From God's fullness we have all received, grace upon grace
“Praying the Examen”

“Praying the Examen”

“For all that has been, Thanks. To all that shall be, Yes.”

Dag Hammarskjöld

The Examen is a way of reflecting prayerfully on your day, and may be a practice to consider during Lent. It was originally developed by St Ignatius of Loyola in the Spiritual Exercises. It may be a very short prayer, or a period of longer reflection. It may prayed at any time, but is often prayed last thing at night.

The reflections can take many different forms.

For example, at the end of the day you could look back and find five things that have brought you joy. They may be immense, or they may be as tiny as a smile in the street. My own practice is to find at least three things I am grateful for. Sometimes this shows a difficult day in a different light. And knowing that I will be doing the Examen at night has heightened my awareness of God’s simple giftings during the day, so I can give thanks in the moment.

The Jesuit priest William Barry suggests this practice: cast your mind over the day and notice the moment in the day that provoked the strongest inner response, whether joy, anger, compassion, or sorrow. Where might God be in that moment and what might God be telling you through your feelings? Have a conversation with God about what you notice.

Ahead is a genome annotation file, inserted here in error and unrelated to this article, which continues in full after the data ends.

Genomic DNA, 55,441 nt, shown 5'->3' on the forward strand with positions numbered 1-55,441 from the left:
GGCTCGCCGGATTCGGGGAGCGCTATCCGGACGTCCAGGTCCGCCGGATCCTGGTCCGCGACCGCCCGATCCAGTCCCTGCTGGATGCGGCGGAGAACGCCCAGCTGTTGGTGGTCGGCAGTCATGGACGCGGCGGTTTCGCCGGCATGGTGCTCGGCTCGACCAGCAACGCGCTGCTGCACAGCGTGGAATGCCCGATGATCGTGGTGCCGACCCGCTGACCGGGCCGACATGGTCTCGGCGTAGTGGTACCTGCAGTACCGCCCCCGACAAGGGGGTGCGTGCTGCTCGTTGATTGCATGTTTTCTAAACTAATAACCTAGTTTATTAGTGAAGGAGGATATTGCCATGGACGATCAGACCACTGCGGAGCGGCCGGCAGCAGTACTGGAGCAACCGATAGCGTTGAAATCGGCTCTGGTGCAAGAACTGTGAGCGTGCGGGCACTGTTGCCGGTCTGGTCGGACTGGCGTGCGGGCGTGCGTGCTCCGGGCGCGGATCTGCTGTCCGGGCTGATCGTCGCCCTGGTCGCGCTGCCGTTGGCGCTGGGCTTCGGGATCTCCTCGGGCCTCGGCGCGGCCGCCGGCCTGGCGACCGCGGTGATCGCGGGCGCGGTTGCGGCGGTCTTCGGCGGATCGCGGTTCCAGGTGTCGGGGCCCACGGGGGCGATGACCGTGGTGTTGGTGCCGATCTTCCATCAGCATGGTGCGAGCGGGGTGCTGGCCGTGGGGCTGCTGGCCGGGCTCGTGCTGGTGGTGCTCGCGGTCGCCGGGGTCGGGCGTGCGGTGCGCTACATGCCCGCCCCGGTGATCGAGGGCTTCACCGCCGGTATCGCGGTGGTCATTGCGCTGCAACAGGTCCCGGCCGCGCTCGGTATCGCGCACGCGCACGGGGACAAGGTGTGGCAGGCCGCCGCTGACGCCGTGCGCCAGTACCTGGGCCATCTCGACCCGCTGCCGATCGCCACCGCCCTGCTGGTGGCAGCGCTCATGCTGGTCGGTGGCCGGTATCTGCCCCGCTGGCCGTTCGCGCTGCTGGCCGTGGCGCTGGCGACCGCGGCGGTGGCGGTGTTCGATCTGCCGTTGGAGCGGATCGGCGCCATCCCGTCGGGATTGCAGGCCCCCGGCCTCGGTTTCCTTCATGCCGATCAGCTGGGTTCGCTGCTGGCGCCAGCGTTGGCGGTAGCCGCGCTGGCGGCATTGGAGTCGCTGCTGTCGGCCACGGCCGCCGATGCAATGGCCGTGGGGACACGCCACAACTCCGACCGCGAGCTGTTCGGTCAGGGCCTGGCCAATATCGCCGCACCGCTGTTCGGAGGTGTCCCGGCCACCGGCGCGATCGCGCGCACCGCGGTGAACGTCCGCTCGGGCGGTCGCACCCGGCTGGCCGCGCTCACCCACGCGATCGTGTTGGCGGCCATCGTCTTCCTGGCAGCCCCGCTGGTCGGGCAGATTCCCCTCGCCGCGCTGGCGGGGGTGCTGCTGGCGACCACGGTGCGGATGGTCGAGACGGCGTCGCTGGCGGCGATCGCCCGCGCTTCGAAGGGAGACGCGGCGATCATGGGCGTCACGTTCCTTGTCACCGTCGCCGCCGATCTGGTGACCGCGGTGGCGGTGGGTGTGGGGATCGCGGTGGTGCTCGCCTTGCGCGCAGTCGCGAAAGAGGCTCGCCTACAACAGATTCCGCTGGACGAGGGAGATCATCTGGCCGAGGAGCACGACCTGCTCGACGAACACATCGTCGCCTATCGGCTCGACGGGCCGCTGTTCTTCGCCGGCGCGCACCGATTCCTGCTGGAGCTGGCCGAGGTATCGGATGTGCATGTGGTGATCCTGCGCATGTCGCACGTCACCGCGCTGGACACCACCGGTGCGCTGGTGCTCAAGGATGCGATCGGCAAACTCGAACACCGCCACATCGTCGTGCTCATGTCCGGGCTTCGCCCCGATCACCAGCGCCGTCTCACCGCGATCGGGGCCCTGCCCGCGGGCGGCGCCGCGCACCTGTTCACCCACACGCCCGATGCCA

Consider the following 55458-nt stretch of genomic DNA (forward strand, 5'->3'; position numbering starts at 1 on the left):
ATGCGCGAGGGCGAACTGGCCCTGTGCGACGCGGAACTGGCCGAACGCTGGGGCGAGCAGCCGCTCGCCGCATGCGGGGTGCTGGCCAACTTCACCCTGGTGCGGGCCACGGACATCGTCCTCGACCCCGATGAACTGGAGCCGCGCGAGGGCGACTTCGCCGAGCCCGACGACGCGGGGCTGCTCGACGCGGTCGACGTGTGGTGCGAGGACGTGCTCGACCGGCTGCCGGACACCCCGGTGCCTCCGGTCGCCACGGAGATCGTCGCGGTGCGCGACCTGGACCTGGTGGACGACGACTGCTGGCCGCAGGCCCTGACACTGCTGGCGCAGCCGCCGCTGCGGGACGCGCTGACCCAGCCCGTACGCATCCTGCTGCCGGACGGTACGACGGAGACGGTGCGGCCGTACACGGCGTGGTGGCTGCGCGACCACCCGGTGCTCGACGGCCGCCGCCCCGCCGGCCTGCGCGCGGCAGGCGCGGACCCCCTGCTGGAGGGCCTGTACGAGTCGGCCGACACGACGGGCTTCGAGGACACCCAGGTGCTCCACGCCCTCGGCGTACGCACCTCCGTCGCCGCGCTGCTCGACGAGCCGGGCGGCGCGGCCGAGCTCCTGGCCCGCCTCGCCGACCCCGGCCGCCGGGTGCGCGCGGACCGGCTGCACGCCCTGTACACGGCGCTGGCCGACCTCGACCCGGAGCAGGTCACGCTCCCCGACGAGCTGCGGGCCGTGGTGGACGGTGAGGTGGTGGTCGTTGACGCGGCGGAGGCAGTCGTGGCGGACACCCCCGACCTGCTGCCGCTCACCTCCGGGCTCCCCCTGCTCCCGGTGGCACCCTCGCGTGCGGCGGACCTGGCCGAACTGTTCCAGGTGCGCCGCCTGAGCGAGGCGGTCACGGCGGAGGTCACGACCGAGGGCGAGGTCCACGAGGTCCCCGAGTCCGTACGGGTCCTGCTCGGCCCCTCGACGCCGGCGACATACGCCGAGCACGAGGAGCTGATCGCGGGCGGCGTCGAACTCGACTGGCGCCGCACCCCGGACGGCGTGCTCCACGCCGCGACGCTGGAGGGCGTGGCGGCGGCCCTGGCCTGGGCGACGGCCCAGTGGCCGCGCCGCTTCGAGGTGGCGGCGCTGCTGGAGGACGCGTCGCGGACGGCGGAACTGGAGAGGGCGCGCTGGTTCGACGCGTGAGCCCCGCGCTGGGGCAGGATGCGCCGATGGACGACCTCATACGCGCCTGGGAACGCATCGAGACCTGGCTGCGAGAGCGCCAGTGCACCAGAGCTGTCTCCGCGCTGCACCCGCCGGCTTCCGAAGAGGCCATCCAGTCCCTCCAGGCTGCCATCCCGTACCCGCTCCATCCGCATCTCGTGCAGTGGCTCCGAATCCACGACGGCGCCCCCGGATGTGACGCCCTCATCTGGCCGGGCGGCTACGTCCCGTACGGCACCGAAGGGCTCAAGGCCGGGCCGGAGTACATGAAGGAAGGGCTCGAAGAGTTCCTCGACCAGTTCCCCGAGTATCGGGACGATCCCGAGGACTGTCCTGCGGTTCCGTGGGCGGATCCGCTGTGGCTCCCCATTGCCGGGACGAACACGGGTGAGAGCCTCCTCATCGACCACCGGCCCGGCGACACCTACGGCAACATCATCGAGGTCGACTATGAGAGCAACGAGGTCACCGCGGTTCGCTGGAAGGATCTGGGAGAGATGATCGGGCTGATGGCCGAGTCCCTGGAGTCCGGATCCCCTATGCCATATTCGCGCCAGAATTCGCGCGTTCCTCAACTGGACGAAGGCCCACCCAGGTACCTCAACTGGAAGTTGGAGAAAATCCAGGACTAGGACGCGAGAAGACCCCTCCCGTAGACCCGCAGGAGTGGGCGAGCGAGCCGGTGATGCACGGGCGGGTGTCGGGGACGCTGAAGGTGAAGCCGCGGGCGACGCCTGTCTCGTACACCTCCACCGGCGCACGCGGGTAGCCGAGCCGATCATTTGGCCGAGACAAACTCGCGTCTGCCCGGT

Another practice uses your four fingers and thumb. Note one thing that gave you energy during the day; one that drained your energy; one that brought you life; one that drained life; and one thing that brought you sorrow. Life and energy are not the same. Going for a long walk can bring life but drain energy, while getting really angry can energise but drain life.

The Examen lends itself well to the app format, helping you to pray wherever you are. Both the Reimagining the Examen app and Examen Prayer App are based on Ignatius’ Exercises.

Whichever practice you choose, start with a period of silence, to let go of your immediate concerns and still yourself. It’s usually helpful to write down your reflections, whether or not you ever re-read them. (Although re-reading them can give you a sense of how God is working in your life and renew your gratitude.) Finish by offering your reflections back to God and, if you are praying the Examen at the end of the day, by placing tomorrow in God’s hands. Then sleep well!


This is one of a series of articles appearing in Exeter Cathedral’s monthly news, complementing the material I contributed to the “Explore Prayer” section of the Cathedral website. I hope you find them helpful.